With the realization that no oyster baked with butter, herbs and cheese in any combination was ever going to disappoint, we ditched all the recipes out there and Oysters Rockabrett was born!
When selecting oysters to roast or grill, tell your fish monger you are looking for oysters with a belly shape, not flat ones. This will provide a plumper cooked oyster and also keep them protected in the shell while roasting and prevent them from drying out.
These baked oysters are succulent and rich and oh so delicious!
- 1 stick butter
- 1/4 cup finely chopped fresh parsley (and/or any combination of basil, tarragon or chives)
- 1/8 cup minced celery with leaves (optional, but recommend!)
- 2 tablespoons finely minced shallots
- 1 1/2 teaspoons grated lemon zest
- 1 tablespoon finely minced garlic
- Kosher salt and freshly ground pepper
- 3 ounces gruyere cheese (or similar nutty cheese)
- Sprinkle of breadcrumbs- optional
- 12-24 fresh oysters (in the shell)
If you have a oyster roasting pan now is the time to use that! If you don't, prepare a baking sheet with a roasting grate to support the oysters, or make a bed of dried rice or rock salt to nestle the oysters into on the sheet pan to keep them supported so they do not spill their liquor or the butter sauce you will add.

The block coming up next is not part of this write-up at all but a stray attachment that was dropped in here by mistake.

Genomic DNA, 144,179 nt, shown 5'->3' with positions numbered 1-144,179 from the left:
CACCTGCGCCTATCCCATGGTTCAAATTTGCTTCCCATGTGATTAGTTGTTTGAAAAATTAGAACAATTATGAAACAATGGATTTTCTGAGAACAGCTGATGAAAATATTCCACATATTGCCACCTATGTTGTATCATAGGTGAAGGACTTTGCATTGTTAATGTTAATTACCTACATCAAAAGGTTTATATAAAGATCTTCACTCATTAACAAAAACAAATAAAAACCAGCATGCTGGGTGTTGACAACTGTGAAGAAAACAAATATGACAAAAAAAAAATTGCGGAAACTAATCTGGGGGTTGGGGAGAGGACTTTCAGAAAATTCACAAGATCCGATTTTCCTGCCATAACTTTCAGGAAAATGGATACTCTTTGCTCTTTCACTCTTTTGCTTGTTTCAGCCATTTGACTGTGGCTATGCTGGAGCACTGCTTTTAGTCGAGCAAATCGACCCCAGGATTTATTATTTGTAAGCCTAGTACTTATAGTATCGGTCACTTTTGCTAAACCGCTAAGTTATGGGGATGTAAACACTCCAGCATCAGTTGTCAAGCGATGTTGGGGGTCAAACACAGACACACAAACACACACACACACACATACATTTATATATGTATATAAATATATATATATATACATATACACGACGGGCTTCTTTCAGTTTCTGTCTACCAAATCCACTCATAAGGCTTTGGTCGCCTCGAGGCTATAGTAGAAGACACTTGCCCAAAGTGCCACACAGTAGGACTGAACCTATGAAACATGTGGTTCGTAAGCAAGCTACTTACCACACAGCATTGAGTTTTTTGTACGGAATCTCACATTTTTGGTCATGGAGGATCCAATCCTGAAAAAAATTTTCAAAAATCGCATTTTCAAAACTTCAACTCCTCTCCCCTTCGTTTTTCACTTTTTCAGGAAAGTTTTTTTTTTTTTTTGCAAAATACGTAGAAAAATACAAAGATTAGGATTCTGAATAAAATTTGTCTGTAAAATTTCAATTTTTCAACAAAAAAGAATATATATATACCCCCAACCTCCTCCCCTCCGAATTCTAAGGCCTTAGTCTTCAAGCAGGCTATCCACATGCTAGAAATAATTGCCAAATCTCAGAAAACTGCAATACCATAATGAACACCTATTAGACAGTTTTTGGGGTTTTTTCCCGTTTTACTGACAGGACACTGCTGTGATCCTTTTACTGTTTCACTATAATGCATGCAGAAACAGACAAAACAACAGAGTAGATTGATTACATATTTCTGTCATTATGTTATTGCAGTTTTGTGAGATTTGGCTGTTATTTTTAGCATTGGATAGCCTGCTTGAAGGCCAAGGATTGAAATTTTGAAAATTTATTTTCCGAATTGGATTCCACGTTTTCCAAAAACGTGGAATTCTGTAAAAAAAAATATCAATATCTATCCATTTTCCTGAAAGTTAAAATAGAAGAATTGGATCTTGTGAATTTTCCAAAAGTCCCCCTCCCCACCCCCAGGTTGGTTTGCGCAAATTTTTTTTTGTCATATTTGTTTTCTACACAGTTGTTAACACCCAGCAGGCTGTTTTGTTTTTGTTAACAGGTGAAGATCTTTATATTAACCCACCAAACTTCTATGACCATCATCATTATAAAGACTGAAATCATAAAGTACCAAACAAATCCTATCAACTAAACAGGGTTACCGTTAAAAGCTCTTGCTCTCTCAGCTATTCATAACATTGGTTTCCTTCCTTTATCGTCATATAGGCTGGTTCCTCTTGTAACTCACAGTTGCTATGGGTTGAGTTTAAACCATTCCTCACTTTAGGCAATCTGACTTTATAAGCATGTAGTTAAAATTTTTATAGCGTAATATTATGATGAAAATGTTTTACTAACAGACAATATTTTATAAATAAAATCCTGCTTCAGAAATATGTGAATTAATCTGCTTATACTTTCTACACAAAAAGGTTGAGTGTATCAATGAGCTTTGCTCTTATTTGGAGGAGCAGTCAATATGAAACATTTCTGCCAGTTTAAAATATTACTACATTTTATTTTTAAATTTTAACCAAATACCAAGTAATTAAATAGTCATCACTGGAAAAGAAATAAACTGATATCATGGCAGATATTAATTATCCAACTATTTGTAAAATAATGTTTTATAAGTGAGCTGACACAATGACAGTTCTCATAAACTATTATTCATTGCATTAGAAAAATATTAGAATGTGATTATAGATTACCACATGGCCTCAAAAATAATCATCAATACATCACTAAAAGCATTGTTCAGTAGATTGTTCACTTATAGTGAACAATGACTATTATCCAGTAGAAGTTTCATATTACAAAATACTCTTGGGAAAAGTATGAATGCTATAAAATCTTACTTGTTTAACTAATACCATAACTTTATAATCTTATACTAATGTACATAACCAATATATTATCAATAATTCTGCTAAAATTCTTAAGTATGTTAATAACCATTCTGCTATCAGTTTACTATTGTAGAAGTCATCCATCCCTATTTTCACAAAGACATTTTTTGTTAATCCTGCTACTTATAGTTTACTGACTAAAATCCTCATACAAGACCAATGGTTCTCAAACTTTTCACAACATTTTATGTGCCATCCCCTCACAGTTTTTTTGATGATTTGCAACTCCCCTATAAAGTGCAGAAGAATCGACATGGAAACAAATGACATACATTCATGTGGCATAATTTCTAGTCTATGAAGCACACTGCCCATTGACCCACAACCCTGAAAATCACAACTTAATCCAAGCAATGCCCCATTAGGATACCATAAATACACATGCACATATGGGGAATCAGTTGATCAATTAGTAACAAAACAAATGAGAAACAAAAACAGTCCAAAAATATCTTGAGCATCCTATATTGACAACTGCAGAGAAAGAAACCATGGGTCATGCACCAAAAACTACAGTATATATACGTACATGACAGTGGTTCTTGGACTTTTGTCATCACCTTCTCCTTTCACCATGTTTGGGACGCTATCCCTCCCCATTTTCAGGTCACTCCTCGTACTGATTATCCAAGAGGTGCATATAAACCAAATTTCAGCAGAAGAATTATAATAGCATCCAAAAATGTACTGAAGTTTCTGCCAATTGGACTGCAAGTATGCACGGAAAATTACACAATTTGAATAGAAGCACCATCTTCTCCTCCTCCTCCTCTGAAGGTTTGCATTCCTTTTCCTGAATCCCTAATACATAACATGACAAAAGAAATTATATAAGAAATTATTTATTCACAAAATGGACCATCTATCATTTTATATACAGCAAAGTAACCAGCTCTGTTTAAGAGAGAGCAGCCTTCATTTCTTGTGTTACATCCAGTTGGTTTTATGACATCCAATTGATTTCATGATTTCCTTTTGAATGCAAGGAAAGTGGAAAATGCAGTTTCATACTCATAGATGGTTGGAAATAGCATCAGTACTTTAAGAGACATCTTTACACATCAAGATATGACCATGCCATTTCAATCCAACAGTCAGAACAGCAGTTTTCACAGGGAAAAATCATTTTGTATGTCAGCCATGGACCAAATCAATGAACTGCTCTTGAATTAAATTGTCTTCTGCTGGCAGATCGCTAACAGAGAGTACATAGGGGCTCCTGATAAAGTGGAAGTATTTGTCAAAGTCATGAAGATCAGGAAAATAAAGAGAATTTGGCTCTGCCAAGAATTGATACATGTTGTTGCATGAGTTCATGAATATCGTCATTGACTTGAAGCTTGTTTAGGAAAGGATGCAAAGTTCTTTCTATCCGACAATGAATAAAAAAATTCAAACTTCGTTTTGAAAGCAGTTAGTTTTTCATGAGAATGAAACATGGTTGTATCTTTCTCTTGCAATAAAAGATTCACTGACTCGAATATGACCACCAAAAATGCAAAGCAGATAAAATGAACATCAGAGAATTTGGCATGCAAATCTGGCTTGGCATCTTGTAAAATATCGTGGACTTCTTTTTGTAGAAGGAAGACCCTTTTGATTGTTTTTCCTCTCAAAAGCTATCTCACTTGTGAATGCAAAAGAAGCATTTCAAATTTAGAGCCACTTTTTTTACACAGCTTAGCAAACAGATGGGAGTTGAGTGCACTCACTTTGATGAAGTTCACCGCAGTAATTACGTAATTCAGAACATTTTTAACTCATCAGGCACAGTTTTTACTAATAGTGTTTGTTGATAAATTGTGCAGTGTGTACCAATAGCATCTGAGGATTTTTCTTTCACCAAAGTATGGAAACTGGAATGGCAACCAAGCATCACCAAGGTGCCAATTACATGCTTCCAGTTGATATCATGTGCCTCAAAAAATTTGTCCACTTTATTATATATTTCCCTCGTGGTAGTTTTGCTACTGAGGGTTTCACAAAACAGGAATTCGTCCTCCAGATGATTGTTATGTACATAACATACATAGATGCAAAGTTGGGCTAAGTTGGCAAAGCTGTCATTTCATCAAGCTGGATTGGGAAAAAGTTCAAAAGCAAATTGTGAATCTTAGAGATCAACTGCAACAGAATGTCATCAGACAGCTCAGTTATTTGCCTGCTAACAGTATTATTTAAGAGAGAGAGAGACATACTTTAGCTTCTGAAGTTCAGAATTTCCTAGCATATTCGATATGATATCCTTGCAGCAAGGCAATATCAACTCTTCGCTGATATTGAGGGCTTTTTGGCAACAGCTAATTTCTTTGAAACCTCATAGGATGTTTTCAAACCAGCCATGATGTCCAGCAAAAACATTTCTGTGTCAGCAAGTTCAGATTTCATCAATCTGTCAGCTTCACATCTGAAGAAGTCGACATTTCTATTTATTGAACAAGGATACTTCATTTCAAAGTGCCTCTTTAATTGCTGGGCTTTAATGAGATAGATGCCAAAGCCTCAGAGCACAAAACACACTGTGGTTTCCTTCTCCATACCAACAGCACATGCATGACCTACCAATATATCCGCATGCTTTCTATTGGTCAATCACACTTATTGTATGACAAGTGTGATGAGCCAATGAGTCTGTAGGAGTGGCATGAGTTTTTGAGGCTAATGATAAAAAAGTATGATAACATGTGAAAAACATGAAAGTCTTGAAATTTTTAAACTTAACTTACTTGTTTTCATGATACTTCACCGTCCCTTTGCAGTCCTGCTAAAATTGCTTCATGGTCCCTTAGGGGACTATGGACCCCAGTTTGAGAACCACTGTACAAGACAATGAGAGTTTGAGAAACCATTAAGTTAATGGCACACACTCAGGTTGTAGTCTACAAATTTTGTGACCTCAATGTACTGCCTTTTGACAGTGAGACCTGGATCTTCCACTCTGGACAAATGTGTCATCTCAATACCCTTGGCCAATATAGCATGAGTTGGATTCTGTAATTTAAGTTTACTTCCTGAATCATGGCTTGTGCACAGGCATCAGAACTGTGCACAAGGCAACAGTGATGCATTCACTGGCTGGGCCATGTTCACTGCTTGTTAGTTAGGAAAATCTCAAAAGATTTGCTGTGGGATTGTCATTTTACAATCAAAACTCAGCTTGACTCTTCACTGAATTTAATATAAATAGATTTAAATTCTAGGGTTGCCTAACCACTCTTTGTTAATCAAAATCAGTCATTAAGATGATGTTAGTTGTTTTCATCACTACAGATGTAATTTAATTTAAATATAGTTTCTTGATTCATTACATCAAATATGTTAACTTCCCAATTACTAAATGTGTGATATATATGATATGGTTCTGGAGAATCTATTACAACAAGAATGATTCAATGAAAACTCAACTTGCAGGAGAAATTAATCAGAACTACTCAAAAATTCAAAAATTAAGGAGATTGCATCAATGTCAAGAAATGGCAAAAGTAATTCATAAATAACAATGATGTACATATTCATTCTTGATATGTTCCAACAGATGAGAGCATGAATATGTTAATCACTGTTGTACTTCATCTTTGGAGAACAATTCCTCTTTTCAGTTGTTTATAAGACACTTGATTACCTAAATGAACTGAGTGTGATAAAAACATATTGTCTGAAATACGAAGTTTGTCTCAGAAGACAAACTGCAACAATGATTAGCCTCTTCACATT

Preheat the oven to 425 degrees F.
Open the oysters with an oyster knife. (if you don't know how to safely do this, don't make this recipe!)
Meanwhile, melt together the butter, herbs, shallots, lemon zest, garlic and a dash of salt and pepper. (Feel free to add a dash of white wine) Be careful not to burn the butter sauce but cook it enough to cook down the shallots and garlic.
Once all oysters are in place on your roasting tray, add a heaping teaspoon of the melted butter mixture on top of each oyster. Top with about a teaspoon of shredded cheese followed by a pinch of breadcrumbs, if using.
Roast the oysters until the the oysters are just cooked through and the cheese is melted and turning golden brown. (About 8 to 10 minutes) Serve immediately.
If your cheese is not browning or you really want a nice dark brown color, Put the oysters on broil for the last 2 minutes.